The coming urban terror

John Robb on how small terrorist attacks can disrupt an entire system.

The networks of our global superinfrastructure are tightly “coupled”—so tightly interconnected, that is, that any change in one has a nearly instantaneous effect on the others. Attacking one network is like knocking over the first domino in a series: it leads to cascades of failure through a variety of connected networks, faster than human managers can respond.

(Sounds like the current credit crisis, doesn’t it? An seemingly minor number of subprime mortgages defaulted and that triggered the cascades of failure.)

But it’s not just terroist attacks like 9/11 that concern Robb, it’s the power of street gangs in cities like São Paulo and Rio de Janeiro, where they are powerful enough to challenge the authorities for dominance. He doesn’t see nukes being used as weapons because they are too difficult to build and conceal.

The result of a nuclear explosion in Moscow or New York would very probably be the annihilation of the country that manufactured the bomb, once its identity was determined—as it surely would be, since no plot of that size can remain secret for long.

We live in an increasingly dangerous world, Robb says, and the best way to defend ourselves is to decentralize all our systems. This builds in redundancy, makes cascading failures less likely to happen, and has the happy consequence of increasing participation by everyone as well as building genuine democracy and freedom.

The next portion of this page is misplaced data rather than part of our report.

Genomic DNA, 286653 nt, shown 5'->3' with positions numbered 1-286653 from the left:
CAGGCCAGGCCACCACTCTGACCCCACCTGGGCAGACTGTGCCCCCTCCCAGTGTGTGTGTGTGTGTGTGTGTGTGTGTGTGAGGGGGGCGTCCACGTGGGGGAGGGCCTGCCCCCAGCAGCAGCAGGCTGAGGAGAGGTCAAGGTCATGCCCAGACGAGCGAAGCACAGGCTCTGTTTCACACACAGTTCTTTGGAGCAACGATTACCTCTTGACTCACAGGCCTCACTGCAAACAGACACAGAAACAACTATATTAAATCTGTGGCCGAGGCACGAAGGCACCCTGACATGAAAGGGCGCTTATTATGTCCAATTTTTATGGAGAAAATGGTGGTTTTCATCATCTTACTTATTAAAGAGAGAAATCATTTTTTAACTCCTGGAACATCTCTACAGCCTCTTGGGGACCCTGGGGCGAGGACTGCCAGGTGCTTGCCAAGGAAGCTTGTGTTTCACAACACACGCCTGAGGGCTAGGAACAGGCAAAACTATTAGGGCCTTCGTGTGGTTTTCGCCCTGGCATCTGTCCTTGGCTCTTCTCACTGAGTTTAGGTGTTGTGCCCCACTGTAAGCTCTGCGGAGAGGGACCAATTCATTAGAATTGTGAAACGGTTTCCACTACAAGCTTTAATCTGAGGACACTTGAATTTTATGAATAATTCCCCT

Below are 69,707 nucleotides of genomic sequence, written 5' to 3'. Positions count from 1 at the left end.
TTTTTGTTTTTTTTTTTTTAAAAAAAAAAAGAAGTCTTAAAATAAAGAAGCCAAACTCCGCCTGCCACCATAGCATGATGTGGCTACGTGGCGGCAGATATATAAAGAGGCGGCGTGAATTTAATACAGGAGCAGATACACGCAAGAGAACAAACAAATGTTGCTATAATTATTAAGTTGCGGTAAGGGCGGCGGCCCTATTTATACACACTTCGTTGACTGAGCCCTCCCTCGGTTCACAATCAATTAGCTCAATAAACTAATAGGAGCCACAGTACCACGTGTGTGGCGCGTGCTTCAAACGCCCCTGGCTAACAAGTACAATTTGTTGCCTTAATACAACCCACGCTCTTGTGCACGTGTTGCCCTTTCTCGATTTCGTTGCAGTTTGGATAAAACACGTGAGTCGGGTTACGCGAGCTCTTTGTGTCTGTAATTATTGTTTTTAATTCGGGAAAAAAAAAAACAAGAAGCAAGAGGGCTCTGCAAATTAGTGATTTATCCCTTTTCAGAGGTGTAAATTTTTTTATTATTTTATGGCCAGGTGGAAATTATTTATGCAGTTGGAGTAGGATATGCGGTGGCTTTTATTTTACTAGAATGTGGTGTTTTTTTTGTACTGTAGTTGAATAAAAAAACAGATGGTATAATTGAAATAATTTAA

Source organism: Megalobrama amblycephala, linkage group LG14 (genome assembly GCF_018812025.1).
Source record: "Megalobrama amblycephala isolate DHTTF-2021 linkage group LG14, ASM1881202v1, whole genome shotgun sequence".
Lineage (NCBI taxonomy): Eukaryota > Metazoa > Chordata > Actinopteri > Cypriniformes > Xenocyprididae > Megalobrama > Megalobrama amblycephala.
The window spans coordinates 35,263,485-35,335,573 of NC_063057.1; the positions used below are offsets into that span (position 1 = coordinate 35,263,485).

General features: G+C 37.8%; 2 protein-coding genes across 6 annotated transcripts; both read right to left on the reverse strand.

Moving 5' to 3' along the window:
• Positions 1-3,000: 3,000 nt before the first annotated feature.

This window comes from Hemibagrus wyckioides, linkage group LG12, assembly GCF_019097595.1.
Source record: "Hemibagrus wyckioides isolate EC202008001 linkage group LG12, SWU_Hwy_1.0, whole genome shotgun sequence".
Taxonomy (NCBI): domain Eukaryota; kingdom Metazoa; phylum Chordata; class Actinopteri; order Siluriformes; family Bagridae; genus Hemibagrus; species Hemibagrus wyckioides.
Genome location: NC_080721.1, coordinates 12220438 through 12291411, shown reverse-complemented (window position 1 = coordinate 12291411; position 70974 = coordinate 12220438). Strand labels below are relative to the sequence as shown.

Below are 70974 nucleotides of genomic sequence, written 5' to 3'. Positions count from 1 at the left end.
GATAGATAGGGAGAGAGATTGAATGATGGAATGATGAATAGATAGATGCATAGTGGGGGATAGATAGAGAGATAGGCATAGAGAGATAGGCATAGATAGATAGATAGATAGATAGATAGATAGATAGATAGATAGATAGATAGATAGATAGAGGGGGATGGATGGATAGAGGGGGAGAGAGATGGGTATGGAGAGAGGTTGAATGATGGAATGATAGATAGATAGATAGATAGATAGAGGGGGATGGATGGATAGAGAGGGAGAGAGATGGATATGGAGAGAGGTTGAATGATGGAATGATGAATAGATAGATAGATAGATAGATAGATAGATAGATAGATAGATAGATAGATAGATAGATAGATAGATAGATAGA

One comment

  1. We live in a time with two opposing trends: first, as you note here, our systems are very tightly coupled, and second, the state is, from its own actions, becoming both less effective and less relavent. It is entirely possible that a systems meltdown could occur as a result of a simple glitch in one system, without any effort from a terrorist. (Al-Queda had nothing to do with the sub-prime debacle.) In the absence of competent leadership, an absence that appears will be with us for some time to come barring a miracle in the next election, society is likely to become increasingly vulnerable to this dependence/unreliability paradox.

    As to decentralizing our systems, the state will oppose it because it makes the state even more irrelavent than it already is. But we can strengthn our communities to make them more resilient, and prepare our families to ensure confortable survival. This is an effort that must be done at the household and small group level, because our leaders will be of little help if any.

    I wonder, as we quote John Robb on this subject, what anyone is actually doing toward preparedness? Our household is working toward food and energy self-reliance while storing several months of necessities– including food for ourselves and our animals and, yes, ammo. It’s the sort of preparation you hope you’ll never need, yet, like life insurance, can we afford to be without it?

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